Waltham Forest Council has called on the Government to act more quickly when tackling air pollution.

Earlier this week the Government announced its national Clean Air Strategy, but the council has asked parliament to go further and stop what it calls “the invisible public health crisis that is gripping the country”.

The Enjoy Waltham Forest or Mini Holland changes made throughout the borough were designed by the council to improve air quality and those living in the area have been encouraged to make better use of public transport links.

Classes in the borough’s schools have also aimed to educate children about transport options and the importance of clean air and anti-idling initiatives have been run outside school gates to get parents to switch off their engines and prevent fumes nearby.

Last week the authority installed a ‘green wall’ outside Woodside Primary Academy in Wood Street, Walthamstow with funding from the government to help block pollutants from entering the school playground.

It is thought this green wall could block the amount of pollution getting to the school by up to 22 per cent.

Shane Tewes, headteacher of Woodside Primary Academy, said: “One of the issues for the school has always been air quality in the playground. We have worked with the council to apply for funding for these new green walls and we are delighted that we have been successful.

“Parents are commenting on how impressive it looks, how it provides privacy for our children and they can see how it is going to improve the air quality in the playground.”

Last year a report the council commissioned from King’s College London showed that the council’s efforts to reduce air pollution had resulted in an increased life expectancy among children of at least six weeks.

Following the Government’s announcement of its new Clean Air Strategy on Monday, Cllr Clyde Loakes, deputy council leader and cabinet member for the environment, said: “We have been waiting a long time for the Government to show initiative to tackle the health crisis created by our poor air quality. This announcement is simply just words, that have been years in the making.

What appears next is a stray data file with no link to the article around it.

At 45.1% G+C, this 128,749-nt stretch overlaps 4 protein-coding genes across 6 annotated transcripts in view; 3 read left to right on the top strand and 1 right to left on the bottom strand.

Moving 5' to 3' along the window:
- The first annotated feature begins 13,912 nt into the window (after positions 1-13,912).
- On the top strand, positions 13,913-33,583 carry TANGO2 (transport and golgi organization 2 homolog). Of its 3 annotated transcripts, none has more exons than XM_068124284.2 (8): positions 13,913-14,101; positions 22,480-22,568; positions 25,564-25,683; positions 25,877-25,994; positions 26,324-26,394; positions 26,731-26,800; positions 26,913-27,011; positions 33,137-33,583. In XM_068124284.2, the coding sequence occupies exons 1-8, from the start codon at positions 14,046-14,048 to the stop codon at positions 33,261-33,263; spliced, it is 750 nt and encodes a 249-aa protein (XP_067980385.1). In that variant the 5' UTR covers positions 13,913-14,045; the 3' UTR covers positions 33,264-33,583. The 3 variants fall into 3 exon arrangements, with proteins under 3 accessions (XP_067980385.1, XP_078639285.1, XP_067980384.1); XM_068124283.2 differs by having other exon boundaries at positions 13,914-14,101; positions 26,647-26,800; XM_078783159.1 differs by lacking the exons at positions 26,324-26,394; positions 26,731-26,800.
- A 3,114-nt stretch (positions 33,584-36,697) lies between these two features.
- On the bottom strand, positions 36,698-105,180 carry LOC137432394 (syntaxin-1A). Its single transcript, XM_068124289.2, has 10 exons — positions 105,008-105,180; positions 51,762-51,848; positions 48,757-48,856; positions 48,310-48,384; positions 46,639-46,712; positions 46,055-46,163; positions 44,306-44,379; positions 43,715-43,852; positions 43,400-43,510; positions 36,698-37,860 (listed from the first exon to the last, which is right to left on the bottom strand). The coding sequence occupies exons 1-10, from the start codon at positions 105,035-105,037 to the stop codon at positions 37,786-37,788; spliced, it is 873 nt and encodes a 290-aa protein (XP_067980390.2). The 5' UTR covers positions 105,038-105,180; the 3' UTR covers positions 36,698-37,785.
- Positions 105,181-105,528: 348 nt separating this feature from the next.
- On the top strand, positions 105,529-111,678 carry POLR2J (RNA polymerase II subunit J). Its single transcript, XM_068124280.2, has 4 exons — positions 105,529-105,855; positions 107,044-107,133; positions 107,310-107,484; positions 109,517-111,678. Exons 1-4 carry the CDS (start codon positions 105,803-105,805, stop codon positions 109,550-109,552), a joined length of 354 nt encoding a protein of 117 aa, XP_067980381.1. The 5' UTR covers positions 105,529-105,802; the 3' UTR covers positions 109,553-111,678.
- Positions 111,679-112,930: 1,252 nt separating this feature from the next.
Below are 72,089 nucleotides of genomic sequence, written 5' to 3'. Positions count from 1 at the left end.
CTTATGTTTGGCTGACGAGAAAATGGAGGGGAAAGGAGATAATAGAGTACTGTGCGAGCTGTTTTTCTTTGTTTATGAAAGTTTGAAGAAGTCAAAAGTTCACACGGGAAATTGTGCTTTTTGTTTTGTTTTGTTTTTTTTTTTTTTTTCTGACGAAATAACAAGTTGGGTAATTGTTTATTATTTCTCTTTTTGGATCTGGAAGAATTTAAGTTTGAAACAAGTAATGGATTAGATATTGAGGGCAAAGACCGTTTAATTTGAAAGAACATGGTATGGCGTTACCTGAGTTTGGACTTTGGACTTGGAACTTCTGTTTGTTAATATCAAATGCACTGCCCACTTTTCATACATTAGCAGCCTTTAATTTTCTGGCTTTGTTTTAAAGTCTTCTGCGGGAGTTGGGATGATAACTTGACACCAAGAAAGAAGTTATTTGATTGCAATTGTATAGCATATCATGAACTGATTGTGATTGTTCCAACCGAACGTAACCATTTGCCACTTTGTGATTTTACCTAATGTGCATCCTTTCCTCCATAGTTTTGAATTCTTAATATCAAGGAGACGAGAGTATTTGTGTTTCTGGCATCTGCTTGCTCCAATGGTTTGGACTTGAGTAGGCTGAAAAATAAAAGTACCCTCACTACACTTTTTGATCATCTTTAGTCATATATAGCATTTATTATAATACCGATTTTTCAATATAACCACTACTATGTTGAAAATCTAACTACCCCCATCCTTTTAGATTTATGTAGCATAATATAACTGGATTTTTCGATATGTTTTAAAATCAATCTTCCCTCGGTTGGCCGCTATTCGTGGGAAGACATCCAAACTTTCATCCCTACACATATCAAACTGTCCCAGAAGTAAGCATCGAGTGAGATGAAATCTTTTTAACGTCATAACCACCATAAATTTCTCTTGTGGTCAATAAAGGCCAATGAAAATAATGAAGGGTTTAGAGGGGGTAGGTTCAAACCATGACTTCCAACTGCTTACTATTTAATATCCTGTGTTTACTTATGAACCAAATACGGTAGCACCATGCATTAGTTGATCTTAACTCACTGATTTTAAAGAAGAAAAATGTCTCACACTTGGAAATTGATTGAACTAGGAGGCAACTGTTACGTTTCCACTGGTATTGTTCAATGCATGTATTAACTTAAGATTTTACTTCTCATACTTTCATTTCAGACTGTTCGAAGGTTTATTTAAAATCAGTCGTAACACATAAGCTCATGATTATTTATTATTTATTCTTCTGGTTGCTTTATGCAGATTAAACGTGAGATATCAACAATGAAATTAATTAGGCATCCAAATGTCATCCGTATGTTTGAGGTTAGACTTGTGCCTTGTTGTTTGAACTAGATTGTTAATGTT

“There are no real commitments or initiatives starting immediately which will help make these aims a reality and it completely ignores the impact of motorised transport on the air that we breathe.

“Air pollution is a crisis now, not one of the future. In Waltham Forest alone around 270 people die every year from illnesses connected to air pollution. This is why we have been ensuring we look at all the many options available to us to help improve the lives of our residents from redesigning roads, to supporting the use of more sustainable modes of transport and working with our youngest residents to help them make walking or riding a bike a healthy travel habit for life, not just for childhood.”

The deputy leader added that he believes stronger policies need to be handed down to local authorities by the government and more money and resources need to be made available to support those policies, something he says was “avoided” in this week’s announcement.

Cllr Loakes added: “To be clear we need a new Clean Air Act, a national diesel scrappage scheme and new robust legislation, for example on idling, that enables delivery and improvements now, not in 2040, when even more current and future residents will have been impacted by poor air quality.”